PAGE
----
Presbyterian. A profession of Presbyterian faith was agreed in Scotland
in 1647, and accepted the following year at Westminster. Known as
the Westminster Confession it describes the Pope as "that anti-Christ,
that man of sin, and son of perdition, that exalteth himself in
the church against Christ, and all that is called God". Second
to the Bible this Confession is still the principal standard of
Free Presbyterian orthodoxy.
Cromwell died in 1658 and the monarchy was restored in 1660. After
the Restoration Cromwell's body was disinterred and hanged, and
his head mounted on a pole over Westminster Hall. But Catholics
were still widely suspected of treason - the great Fire of London
in 1666 was widely attributed to arson on the part of Roman Catholics
. Both extremes were feared. Parliament passed a series of Acts
against Puritans, and the Test Act of 1673 disqualified all Roman
Catholics from holding public office. The authorities were still
concerned about treasonable Catholic plots, both real and imagined.
The so-called Popish Plot of 1678 was one of the imaginary ones,
invented by Titus Oats. It led to the judicial murder of some 30
Roman Catholics. Non-conformists were still persecuted as well.
John Bunyan wrote his classic work The Pilgrim's Progress around
this time, during his imprisonment in Bedford gaol between 1660
and 1672 for non-conformist preaching. When James II came to the
throne he authorised a Declaration of Indulgence, intended to favour
Roman Catholics. For this he lost the throne in the Glorious Revolution
of 1688, and William and Mary were invited by Parliament to occupy
it in his place.
Religious developments in Scotland were broadly parallel to those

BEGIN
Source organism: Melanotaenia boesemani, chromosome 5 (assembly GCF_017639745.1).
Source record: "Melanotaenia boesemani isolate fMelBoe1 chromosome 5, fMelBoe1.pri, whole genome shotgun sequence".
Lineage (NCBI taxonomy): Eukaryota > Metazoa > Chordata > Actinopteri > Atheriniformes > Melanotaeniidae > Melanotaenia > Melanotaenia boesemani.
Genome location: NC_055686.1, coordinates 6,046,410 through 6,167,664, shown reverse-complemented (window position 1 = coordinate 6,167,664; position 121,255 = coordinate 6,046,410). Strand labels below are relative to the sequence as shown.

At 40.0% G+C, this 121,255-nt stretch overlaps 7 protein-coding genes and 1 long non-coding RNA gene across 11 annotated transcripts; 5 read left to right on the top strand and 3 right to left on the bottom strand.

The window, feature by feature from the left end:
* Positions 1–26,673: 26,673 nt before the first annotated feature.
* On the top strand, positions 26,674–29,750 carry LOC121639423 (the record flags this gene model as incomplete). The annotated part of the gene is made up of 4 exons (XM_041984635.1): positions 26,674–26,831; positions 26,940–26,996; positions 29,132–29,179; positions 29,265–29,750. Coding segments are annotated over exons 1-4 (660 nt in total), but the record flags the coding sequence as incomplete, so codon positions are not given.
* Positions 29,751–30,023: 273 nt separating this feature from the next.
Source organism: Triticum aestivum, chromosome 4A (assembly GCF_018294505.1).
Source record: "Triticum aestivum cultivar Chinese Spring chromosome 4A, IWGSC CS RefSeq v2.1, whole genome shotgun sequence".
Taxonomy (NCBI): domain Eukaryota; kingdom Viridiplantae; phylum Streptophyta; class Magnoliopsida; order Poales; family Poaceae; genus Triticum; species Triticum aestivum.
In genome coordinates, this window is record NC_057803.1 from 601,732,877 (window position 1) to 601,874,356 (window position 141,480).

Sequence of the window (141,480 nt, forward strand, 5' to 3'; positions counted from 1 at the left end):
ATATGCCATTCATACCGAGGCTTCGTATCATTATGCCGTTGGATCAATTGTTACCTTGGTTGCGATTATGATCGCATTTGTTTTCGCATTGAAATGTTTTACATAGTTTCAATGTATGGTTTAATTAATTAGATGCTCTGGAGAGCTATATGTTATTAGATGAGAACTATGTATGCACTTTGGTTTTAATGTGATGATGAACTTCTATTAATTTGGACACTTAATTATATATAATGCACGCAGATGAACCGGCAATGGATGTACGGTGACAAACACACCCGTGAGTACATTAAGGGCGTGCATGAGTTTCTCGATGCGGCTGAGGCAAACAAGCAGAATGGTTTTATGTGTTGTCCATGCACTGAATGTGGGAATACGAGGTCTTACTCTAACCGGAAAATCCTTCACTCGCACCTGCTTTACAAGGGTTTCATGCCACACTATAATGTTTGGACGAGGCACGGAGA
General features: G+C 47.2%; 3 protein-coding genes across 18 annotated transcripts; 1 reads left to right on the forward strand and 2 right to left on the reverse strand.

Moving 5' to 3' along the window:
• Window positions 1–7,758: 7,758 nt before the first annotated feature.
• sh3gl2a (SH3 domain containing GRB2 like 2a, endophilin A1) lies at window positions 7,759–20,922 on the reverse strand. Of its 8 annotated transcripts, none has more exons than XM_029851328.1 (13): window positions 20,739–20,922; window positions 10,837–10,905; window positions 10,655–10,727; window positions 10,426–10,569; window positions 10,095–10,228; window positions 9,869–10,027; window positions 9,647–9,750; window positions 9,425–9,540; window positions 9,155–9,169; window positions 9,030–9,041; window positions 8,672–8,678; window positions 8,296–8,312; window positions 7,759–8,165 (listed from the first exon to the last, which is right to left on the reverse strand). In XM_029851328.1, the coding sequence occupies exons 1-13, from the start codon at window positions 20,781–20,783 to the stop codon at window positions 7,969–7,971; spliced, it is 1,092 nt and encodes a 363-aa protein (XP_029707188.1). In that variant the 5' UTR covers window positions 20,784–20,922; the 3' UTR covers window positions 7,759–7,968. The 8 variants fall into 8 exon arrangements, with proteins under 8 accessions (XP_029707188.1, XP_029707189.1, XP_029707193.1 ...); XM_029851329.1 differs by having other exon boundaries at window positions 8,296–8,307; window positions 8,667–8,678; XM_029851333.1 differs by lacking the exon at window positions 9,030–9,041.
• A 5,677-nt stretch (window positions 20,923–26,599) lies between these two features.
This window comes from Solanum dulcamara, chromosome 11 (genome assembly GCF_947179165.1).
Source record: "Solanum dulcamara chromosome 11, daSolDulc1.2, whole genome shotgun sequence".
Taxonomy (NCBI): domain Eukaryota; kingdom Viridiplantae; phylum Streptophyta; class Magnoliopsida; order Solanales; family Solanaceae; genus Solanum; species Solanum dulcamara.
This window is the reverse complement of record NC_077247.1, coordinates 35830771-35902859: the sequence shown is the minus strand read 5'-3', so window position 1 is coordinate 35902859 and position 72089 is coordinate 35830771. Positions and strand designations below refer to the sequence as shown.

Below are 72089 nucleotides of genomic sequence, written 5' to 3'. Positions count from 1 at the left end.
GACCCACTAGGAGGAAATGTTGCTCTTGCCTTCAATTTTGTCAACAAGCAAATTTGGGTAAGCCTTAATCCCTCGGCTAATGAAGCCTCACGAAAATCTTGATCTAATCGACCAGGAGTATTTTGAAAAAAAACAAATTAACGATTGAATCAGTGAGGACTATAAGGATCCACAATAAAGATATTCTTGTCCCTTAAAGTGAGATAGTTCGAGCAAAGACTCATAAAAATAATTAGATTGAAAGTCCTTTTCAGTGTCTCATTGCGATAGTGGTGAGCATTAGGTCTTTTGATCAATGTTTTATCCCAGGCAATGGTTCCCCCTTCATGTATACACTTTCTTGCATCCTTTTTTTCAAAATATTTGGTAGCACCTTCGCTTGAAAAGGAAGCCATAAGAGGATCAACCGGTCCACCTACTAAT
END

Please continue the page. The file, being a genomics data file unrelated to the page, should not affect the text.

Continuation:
in England. Initially, those who espoused Lutheran ideas were burned,
as Patrick Hamilton was at St Andrew's in 1528. George Wishart an
early Presbyterian was burned in 1546, but his disciple John Knox
survived his sentence as a galley slave to lead Scotland away from
the Roman Catholic camp and into the Calvinist one. In Scotland,
as in half of Europe, it was now to be Roman Catholics who would
be persecuted. Protestantism had not impinged much upon Ireland
until James I started displacing native Catholics from Ulster and
giving their lands to Protestant incomers from Scotland and England.
Soon Roman Catholics were being exterminated for practising their
religion, a tendency which would become more pronounced under Cromwell.
Cromwell's forces killed many thousands of religious opponents in
Ireland. In town after town Catholics surrendered and were executed
- a righteous judgement of God as Cromwell described it. With several
periods of quiescence, Protestants and Catholics in Northern Ireland,
have been killing each other in large numbers ever since. The killing
is now regarded as a peculiarly Irish phenomenon, though in fact
this sort of interdenominational torture and murder is merely a
vestige of what was for centuries the norm throughout Europe. .